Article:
By Kate Newlin, a senior business strategy consultant and author, who works with executives at crossroads in the development of their brands including: Discovery Channel Stores, Hershey's and Kraft. Her latest book, ‘Passion Brands’ (Prometheus, 2009) deconstructs how a small band of brands become consumer obsessions.
A colleague of mine from P&G said it best several years ago: "One generation of marketers has addicted three generations of consumers to the heroin of price promotion."
That addiction has never been more obvious than as we sit in the calm eye of the recessionary storm swirling around us and watch our mail boxes (virtual and physical) fill up with 40 percent-, 50 percent-, 60 percent-off offers from nearly every name still in the game.
The short-term spin is obvious: Retailers need to show comp store sales growth - and profit, margin and all too often salesperson and staff sanity be damned. The longer-term implications? The retail universe will continue to devolve to "okay, available and cheap."
So, a woman walks into a retailer. She wants a designer dress for a major cocktail party her husband hosts every year in Las Vegas. She's offered up an Anna Sui and a Calvin Klein - both of which she loves.
The salesperson goes to another part of the store and finds her the perfect accessories: shoes, stockings, even the right evening bag. Perfection.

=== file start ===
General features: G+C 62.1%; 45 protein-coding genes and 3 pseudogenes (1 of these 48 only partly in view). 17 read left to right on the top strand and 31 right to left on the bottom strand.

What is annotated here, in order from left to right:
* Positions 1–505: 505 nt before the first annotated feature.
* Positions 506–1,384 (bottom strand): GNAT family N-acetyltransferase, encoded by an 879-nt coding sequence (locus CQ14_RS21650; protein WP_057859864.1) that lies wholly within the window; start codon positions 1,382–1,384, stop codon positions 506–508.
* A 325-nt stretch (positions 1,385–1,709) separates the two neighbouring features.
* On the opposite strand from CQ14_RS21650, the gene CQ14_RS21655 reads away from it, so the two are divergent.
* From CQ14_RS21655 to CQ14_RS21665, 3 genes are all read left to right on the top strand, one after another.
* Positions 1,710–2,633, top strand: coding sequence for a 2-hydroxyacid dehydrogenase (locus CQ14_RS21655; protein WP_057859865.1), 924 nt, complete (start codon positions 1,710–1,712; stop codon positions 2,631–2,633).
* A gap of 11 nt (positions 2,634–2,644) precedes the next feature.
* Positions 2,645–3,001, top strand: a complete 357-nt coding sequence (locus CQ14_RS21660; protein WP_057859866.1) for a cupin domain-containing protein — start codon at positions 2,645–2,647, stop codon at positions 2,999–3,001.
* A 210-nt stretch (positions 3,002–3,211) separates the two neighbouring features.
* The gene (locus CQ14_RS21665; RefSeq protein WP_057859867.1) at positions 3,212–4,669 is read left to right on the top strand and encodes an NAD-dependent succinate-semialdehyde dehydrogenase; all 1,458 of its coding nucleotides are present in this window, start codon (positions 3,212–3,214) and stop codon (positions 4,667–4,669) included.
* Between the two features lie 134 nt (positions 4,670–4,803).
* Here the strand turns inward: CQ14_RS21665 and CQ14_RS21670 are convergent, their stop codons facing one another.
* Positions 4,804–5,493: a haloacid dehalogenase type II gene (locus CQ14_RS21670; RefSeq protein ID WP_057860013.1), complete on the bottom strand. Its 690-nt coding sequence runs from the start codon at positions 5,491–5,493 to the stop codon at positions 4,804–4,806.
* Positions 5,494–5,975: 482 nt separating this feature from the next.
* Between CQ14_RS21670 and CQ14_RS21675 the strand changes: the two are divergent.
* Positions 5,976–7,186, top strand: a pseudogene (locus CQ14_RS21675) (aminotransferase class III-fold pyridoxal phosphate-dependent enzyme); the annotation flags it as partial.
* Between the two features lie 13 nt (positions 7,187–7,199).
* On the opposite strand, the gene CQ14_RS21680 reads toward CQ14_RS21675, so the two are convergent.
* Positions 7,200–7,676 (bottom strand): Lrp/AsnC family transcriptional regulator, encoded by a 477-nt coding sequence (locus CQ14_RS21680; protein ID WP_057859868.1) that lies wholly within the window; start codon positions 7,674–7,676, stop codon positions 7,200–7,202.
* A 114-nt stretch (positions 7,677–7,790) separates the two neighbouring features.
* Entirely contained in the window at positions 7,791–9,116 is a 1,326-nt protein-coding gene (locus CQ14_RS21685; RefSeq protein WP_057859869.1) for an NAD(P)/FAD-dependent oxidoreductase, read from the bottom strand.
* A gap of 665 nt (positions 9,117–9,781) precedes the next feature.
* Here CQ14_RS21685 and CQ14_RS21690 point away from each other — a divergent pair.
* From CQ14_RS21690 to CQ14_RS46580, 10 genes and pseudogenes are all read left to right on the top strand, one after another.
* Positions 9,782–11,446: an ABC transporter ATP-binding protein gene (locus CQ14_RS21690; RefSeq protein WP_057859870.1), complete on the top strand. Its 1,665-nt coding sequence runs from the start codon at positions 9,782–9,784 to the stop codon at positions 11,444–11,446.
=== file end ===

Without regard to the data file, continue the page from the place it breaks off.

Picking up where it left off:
The woman sits in the well lighted dressing room and passes over her credit card. The salesperson leaves and comes back in a bit with the receipt to sign. The woman is aghast.
It's half as much as she expected to spend - and here's the punchline - half as much as she wanted to spend. The saleswoman had clipped some coupons from the store circular, opened a store charge account for her and pulled some other slights of hand in order to bring the bill into (her perception of) submission.
But it was a false economy. The customer was shocked and upset that the salesperson had "lied" to get her the discounts - lied to the store that is. She kept the merchandise but it ruined the experience and the dress for her.
This is not a made-up story. It really happened and the woman really told me about it.
The salesperson sliced herself out of her own commission and cut the muscle of profit from the retailer. By making assumptions about the customer, indeed, she reduced what was a nascent relationship to an embarrassing and purely financial transaction.
This denigration of the shopping experience is happening everyday of the week now - and not just for designer goods. And, not just by the random salesperson either. The wholesale wholesaling of retail of all kinds is the marker of an engine running on empty.
The issue is we're taking shopping out of the process - and seeking to go straight to buying – and quite frankly real physical retailers can't compete with the ease and efficiency of the internet when it comes to buying.
So how do we dig ourselves out of this pit? How do we kick our own addiction to price promotion?
We have to return our focus to the shopping (not buying) process, enhancing, entrancing, and engaging the customer and the salesperson in the dance.
1. If we're a clothing retailer, we have to hire fashionista/passionistas.
I've watched oodles of training videos showing salespeople how to upsell customers who came in for a skirt to buy the blouse as well. That's not what we need to do: A genuine passionista (of whatever retail genre) is excited about the merchandise not because they've told to be, but because they are excited by it.